How Saltwater Pools Work

Freshwater pools depend on store-bought chlorine to disinfect water and keep it free of algae, bacteria, and other health-harming organisms. Saltwater pools rely on an electrolytic chlorine generator (ECG). The generator separates the salt in the pool water into its two primary elements, one of which is chlorine. The chlorine is then circulated into the pool to sanitize and disinfect the water. The big advantage is that the process doesn’t produce chloramines, an irritating byproduct of the store-bought chlorine traditionally used to disinfect pools. It’s the chloramines that give swimming pools that “chlorine smell” and sting eyes.

How Salty Are Saltwater Pools?

Saltwater pools aren’t salty like the ocean, says Ray Denkewicz of Hayward Pool Products, a manufacturer of salt chlorination machines. Seawater has concentrations of salt of about 35,000 parts per million (ppm). Saltwater pools have much lower salt concentrations of 3,000 to 5,000 ppm — about the saltiness of a teardrop. Pool saltwater closely resembles the water that naturally bathes eyes and therefore, doesn’t irritate them.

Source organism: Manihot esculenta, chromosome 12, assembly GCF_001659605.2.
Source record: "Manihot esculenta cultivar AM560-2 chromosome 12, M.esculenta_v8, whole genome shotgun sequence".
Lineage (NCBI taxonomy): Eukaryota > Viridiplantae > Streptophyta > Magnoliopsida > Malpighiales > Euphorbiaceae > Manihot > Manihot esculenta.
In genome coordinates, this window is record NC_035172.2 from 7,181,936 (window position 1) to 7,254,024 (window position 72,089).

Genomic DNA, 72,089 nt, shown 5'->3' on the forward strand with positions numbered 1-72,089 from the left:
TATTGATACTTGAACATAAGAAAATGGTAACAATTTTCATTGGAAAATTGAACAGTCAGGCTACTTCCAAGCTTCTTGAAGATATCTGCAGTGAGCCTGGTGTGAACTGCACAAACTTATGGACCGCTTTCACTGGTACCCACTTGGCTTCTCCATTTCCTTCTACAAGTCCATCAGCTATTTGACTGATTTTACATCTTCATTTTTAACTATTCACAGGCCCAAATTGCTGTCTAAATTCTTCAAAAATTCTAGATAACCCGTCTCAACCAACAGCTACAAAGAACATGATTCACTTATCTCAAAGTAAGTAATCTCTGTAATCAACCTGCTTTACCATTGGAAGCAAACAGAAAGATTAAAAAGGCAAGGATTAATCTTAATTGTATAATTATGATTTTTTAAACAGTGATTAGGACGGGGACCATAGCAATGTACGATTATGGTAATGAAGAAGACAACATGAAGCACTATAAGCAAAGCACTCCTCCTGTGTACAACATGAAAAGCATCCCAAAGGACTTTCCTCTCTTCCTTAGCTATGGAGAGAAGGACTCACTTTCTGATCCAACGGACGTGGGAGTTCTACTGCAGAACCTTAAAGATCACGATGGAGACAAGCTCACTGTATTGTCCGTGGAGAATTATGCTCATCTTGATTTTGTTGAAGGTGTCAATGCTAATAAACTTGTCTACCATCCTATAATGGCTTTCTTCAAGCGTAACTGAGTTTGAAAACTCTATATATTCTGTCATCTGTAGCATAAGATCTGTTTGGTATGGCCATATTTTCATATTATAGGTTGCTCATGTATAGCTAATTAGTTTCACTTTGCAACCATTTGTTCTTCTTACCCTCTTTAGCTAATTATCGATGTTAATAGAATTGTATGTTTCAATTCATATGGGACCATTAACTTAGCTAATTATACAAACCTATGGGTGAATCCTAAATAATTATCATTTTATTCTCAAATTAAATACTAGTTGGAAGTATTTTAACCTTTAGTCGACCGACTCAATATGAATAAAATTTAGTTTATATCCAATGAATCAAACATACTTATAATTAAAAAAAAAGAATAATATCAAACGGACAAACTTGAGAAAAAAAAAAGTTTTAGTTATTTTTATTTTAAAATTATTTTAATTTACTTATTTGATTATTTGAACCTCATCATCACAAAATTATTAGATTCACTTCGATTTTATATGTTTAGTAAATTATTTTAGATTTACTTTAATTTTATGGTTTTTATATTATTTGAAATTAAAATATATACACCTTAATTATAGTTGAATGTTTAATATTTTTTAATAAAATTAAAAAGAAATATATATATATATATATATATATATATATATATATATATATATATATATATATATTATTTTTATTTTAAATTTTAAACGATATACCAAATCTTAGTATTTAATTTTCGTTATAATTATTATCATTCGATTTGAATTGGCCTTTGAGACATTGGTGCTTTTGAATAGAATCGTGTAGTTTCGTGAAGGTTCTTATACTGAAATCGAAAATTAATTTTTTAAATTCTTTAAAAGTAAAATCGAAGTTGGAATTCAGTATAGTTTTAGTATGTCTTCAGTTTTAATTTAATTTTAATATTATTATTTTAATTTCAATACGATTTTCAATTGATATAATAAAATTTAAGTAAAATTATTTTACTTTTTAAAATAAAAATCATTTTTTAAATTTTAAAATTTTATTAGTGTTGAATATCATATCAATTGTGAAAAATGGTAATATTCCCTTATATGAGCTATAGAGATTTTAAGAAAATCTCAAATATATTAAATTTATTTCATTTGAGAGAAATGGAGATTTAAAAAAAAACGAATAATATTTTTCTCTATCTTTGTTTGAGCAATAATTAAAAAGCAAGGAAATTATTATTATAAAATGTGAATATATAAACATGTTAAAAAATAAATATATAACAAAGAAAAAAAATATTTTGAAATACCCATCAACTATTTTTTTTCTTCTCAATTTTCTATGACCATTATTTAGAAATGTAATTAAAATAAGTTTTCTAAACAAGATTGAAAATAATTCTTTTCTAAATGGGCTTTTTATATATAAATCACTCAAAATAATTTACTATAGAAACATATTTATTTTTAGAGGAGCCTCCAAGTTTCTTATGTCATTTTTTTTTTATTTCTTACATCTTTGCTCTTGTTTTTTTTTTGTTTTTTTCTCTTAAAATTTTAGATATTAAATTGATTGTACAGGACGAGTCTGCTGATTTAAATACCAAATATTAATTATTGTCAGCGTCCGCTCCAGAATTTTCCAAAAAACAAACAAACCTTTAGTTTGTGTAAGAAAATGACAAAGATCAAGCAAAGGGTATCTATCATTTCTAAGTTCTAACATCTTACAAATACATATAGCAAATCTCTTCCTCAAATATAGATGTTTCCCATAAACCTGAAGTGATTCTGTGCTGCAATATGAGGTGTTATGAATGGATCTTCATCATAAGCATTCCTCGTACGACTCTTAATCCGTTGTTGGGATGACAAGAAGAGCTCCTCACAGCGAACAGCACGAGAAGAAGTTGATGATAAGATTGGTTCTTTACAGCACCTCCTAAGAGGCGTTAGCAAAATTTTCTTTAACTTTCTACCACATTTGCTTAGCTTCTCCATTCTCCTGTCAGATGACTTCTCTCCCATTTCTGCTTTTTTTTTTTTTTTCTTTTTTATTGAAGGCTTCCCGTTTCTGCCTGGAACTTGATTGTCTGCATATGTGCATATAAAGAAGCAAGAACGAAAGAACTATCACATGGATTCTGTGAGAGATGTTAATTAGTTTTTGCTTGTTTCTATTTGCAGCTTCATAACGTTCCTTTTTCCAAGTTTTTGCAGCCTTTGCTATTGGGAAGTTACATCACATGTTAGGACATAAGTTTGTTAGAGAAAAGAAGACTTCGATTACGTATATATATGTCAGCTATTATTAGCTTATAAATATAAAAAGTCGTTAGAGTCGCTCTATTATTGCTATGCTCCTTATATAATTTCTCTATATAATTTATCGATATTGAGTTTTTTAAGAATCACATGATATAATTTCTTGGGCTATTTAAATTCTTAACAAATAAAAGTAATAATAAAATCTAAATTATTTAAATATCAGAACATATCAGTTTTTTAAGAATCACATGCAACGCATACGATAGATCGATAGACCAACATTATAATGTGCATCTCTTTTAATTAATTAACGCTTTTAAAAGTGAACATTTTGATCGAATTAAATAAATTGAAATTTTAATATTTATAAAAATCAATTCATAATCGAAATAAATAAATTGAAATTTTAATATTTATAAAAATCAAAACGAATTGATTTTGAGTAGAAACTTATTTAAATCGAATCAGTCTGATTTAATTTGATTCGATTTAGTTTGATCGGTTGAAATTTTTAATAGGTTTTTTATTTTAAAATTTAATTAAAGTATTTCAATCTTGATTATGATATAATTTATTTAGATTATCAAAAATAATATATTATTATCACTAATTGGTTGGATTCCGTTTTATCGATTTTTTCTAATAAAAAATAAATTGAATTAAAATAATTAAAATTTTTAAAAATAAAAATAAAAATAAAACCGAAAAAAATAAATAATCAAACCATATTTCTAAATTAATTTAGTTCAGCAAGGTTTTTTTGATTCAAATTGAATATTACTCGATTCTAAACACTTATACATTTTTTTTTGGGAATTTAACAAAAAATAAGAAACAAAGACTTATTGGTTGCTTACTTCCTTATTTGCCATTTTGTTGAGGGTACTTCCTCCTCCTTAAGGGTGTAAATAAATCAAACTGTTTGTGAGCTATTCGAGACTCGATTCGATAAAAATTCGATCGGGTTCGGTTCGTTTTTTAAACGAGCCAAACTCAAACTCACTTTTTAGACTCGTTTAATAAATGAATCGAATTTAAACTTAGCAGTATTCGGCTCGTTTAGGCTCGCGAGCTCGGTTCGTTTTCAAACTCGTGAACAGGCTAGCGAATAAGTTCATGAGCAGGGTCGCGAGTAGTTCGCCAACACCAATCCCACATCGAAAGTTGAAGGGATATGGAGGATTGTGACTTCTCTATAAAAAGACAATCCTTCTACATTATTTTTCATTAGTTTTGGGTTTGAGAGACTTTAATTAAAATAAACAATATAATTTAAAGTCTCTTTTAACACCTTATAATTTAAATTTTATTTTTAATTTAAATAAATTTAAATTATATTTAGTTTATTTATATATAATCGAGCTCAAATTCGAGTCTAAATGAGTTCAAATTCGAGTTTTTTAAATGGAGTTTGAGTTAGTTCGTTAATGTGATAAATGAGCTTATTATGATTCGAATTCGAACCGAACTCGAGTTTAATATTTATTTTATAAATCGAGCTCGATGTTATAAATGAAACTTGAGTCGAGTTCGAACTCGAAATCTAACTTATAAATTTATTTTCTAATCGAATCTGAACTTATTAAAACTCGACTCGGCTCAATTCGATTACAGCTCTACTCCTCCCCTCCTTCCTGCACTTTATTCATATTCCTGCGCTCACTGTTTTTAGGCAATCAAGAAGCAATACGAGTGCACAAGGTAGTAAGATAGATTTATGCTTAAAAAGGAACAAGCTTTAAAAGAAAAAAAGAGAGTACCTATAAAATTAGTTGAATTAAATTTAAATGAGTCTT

Saltwater Pool Benefits

Debbi Welch, who owned freshwater pools for 20 years, switched to saltwater nine years ago and says she’ll never switch back. “It’s unbelievable how much easier it is to manage a saltwater pool,” says Welch.

Low maintenance: Add a few hundred pounds of salt when you open the pool for the season, swish it around to dissolve, then turn on the generator and let it do its thing. No measuring, testing, or continuously dumping more commercial chlorine into the water — although you may have to add more salt during the season. Welch dumped 500 pounds of salt into her 36,000 gallon pool outside Knoxville, Tenn., in late April, then added another 40 pounds in July.

Low annual costs: A salt chlorination generator makes chlorine at about $1 per pound, while off-the-shelf pool chlorine sells for $2 to $4 per pound. Welch says she used to spend about $800 per year to chlorinate her freshwater pool, but only $150 per year to chlorinate her saltwater pool.